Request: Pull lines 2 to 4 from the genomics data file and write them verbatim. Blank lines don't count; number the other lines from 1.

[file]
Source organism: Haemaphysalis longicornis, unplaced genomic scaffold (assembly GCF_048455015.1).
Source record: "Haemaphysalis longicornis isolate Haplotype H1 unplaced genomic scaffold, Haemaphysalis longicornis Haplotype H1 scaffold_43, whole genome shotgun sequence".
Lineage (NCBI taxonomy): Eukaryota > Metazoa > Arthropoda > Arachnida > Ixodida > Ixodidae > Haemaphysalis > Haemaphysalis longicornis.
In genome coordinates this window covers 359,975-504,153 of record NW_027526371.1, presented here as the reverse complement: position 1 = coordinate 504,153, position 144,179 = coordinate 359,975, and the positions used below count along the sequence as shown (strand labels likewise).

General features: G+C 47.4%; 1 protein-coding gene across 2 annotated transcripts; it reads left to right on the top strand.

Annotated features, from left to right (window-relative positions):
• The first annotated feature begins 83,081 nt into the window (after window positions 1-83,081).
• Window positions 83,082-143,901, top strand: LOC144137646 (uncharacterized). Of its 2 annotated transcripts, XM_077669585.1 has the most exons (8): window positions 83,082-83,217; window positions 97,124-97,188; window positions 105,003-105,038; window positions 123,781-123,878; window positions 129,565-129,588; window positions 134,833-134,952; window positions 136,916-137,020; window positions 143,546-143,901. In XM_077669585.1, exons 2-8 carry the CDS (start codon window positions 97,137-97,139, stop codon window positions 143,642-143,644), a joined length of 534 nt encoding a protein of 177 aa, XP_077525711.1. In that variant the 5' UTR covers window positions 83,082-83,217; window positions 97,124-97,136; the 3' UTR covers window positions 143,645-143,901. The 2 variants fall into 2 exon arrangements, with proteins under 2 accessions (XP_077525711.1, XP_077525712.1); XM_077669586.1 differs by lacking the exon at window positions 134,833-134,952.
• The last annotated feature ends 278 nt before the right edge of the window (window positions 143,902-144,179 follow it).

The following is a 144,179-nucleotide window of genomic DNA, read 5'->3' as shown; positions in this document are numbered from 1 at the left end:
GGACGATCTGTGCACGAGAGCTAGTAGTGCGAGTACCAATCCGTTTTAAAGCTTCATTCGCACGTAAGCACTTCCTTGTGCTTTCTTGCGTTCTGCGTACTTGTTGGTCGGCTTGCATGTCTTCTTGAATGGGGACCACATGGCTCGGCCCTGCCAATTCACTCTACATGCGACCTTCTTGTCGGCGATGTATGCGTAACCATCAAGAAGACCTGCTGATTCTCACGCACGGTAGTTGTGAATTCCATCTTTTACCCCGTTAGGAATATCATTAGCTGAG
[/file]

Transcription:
Source record: "Haemaphysalis longicornis isolate Haplotype H1 unplaced genomic scaffold, Haemaphysalis longicornis Haplotype H1 scaffold_43, whole genome shotgun sequence".
Lineage (NCBI taxonomy): Eukaryota > Metazoa > Arthropoda > Arachnida > Ixodida > Ixodidae > Haemaphysalis > Haemaphysalis longicornis.
In genome coordinates this window covers 359,975-504,153 of record NW_027526371.1, presented here as the reverse complement: position 1 = coordinate 504,153, position 144,179 = coordinate 359,975, and the positions used below count along the sequence as shown (strand labels likewise).